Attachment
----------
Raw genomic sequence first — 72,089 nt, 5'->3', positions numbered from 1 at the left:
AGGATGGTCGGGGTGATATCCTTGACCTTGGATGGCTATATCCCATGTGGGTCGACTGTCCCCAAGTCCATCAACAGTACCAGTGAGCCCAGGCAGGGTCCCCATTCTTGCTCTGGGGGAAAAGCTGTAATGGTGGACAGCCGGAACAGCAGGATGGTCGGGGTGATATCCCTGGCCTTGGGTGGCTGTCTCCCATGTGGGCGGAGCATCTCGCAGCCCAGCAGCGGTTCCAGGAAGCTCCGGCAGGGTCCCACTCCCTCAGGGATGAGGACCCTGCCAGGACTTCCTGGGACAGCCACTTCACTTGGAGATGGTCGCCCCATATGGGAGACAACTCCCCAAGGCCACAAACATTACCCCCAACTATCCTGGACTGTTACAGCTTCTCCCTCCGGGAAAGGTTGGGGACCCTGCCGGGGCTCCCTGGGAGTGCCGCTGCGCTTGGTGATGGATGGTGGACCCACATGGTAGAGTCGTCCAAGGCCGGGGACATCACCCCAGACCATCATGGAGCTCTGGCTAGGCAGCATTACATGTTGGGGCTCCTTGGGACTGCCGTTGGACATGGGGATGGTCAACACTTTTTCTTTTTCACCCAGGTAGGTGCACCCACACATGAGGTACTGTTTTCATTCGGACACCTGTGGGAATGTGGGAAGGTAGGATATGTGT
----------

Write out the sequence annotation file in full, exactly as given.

Raw genomic sequence first — 72,089 nt, 5'->3', positions numbered from 1 at the left:
AGGATGGTCGGGGTGATATCCTTGACCTTGGATGGCTATATCCCATGTGGGTCGACTGTCCCCAAGTCCATCAACAGTACCAGTGAGCCCAGGCAGGGTCCCCATTCTTGCTCTGGGGGAAAAGCTGTAATGGTGGACAGCCGGAACAGCAGGATGGTCGGGGTGATATCCCTGGCCTTGGGTGGCTGTCTCCCATGTGGGCGGAGCATCTCGCAGCCCAGCAGCGGTTCCAGGAAGCTCCGGCAGGGTCCCACTCCCTCAGGGATGAGGACCCTGCCAGGACTTCCTGGGACAGCCACTTCACTTGGAGATGGTCGCCCCATATGGGAGACAACTCCCCAAGGCCACAAACATTACCCCCAACTATCCTGGACTGTTACAGCTTCTCCCTCCGGGAAAGGTTGGGGACCCTGCCGGGGCTCCCTGGGAGTGCCGCTGCGCTTGGTGATGGATGGTGGACCCACATGGTAGAGTCGTCCAAGGCCGGGGACATCACCCCAGACCATCATGGAGCTCTGGCTAGGCAGCATTACATGTTGGGGCTCCTTGGGACTGCCGTTGGACATGGGGATGGTCAACACTTTTTCTTTTTCACCCAGGTAGGTGCACCCACACATGAGGTACTGTTTTCATTCGGACACCTGTGGGAATGTGGGAAGGTAGGATATGTGT